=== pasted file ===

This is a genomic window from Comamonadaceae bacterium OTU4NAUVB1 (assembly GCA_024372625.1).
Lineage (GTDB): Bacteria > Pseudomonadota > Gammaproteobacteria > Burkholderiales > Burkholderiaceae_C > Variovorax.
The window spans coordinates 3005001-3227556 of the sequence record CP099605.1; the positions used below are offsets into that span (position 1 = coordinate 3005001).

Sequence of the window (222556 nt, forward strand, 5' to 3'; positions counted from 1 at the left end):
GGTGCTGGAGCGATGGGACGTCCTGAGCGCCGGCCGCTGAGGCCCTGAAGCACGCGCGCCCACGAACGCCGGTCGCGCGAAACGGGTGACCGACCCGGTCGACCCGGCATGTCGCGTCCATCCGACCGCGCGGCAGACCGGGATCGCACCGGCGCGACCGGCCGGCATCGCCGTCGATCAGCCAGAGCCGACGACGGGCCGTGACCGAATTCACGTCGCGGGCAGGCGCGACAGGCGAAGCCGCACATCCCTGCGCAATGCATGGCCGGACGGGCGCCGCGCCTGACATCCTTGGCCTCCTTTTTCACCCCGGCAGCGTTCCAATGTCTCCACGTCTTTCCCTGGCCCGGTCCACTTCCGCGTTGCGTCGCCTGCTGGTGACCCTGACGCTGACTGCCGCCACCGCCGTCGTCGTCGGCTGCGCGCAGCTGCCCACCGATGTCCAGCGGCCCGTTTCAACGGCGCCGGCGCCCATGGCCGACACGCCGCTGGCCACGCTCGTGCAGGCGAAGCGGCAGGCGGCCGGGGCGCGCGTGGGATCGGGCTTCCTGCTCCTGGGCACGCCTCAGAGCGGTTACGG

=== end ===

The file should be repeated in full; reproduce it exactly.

This is a genomic window from Comamonadaceae bacterium OTU4NAUVB1 (assembly GCA_024372625.1).
Lineage (GTDB): Bacteria > Pseudomonadota > Gammaproteobacteria > Burkholderiales > Burkholderiaceae_C > Variovorax.
The window spans coordinates 3005001-3227556 of the sequence record CP099605.1; the positions used below are offsets into that span (position 1 = coordinate 3005001).

Sequence of the window (222556 nt, forward strand, 5' to 3'; positions counted from 1 at the left end):
GGTGCTGGAGCGATGGGACGTCCTGAGCGCCGGCCGCTGAGGCCCTGAAGCACGCGCGCCCACGAACGCCGGTCGCGCGAAACGGGTGACCGACCCGGTCGACCCGGCATGTCGCGTCCATCCGACCGCGCGGCAGACCGGGATCGCACCGGCGCGACCGGCCGGCATCGCCGTCGATCAGCCAGAGCCGACGACGGGCCGTGACCGAATTCACGTCGCGGGCAGGCGCGACAGGCGAAGCCGCACATCCCTGCGCAATGCATGGCCGGACGGGCGCCGCGCCTGACATCCTTGGCCTCCTTTTTCACCCCGGCAGCGTTCCAATGTCTCCACGTCTTTCCCTGGCCCGGTCCACTTCCGCGTTGCGTCGCCTGCTGGTGACCCTGACGCTGACTGCCGCCACCGCCGTCGTCGTCGGCTGCGCGCAGCTGCCCACCGATGTCCAGCGGCCCGTTTCAACGGCGCCGGCGCCCATGGCCGACACGCCGCTGGCCACGCTCGTGCAGGCGAAGCGGCAGGCGGCCGGGGCGCGCGTGGGATCGGGCTTCCTGCTCCTGGGCACGCCTCAGAGCGGTTACGG